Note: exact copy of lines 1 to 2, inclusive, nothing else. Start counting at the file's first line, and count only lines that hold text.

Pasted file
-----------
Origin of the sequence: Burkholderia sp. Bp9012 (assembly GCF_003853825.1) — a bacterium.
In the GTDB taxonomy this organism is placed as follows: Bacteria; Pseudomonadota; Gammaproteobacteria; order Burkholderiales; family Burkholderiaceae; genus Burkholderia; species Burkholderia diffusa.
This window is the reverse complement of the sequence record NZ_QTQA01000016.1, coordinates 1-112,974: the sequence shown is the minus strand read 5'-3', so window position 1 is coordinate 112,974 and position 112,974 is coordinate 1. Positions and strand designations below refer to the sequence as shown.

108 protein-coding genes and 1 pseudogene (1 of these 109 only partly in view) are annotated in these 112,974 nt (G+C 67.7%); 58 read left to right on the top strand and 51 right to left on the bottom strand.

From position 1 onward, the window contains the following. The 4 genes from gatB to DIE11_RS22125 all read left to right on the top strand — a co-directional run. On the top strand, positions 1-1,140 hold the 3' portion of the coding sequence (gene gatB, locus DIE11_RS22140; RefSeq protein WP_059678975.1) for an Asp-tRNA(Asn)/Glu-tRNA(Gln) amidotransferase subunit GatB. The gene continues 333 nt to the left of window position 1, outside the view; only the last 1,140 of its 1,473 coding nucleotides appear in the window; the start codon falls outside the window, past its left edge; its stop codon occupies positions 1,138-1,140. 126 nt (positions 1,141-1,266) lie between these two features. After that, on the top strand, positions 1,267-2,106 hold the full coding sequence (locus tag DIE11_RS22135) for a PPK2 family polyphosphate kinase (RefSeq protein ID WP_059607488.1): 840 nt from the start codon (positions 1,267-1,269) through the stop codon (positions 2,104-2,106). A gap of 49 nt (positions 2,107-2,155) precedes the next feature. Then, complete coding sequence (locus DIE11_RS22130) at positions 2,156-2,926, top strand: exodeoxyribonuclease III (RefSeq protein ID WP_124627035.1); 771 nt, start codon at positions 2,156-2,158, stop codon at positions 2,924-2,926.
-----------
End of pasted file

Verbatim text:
Origin of the sequence: Burkholderia sp. Bp9012 (assembly GCF_003853825.1) — a bacterium.
In the GTDB taxonomy this organism is placed as follows: Bacteria; Pseudomonadota; Gammaproteobacteria; order Burkholderiales; family Burkholderiaceae; genus Burkholderia; species Burkholderia diffusa.